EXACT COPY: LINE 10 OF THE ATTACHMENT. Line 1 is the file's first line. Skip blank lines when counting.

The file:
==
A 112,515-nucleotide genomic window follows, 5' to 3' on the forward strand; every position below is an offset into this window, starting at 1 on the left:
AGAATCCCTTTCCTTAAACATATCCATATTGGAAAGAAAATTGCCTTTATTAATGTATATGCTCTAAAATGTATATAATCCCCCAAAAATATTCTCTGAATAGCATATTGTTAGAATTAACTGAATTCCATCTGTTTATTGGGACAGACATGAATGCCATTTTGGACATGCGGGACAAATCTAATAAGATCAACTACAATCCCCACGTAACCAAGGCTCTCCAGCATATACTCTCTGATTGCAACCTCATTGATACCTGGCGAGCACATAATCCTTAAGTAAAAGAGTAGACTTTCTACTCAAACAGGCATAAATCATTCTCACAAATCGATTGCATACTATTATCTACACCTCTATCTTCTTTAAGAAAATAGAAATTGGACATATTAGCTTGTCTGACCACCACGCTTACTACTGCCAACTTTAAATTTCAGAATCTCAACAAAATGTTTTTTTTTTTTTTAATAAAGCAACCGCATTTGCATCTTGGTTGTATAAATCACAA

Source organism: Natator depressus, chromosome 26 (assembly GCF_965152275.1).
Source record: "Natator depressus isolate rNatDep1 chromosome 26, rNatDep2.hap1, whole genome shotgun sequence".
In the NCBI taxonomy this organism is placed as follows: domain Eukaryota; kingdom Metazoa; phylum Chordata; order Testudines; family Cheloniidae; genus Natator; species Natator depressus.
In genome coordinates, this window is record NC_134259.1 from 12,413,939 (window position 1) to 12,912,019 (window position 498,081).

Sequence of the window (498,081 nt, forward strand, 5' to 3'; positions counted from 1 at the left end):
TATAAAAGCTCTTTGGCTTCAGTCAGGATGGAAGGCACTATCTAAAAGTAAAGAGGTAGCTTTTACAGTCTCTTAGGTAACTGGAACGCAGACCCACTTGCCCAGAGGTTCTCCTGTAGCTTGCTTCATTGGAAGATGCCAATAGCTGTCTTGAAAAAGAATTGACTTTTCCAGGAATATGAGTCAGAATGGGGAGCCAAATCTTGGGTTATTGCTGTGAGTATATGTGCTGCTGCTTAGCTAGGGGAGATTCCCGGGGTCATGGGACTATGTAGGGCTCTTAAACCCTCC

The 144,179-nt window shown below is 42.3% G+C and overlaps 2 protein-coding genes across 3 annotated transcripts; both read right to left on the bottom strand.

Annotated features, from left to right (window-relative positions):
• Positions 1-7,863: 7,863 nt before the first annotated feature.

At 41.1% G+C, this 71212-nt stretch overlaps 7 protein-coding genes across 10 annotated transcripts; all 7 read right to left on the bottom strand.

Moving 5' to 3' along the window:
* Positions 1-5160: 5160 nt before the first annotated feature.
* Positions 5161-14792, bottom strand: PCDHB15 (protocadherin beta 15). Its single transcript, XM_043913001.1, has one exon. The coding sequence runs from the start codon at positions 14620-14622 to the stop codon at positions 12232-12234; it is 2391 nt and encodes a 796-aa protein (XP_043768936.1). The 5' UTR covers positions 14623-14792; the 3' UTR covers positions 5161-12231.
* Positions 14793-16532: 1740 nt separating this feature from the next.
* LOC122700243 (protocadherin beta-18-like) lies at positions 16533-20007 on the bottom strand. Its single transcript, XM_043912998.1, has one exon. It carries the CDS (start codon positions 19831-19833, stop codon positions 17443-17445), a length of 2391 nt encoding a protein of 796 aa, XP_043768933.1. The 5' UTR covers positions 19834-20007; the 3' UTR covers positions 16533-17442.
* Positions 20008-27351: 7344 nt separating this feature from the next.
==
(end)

Annotated features, from left to right (window-relative positions):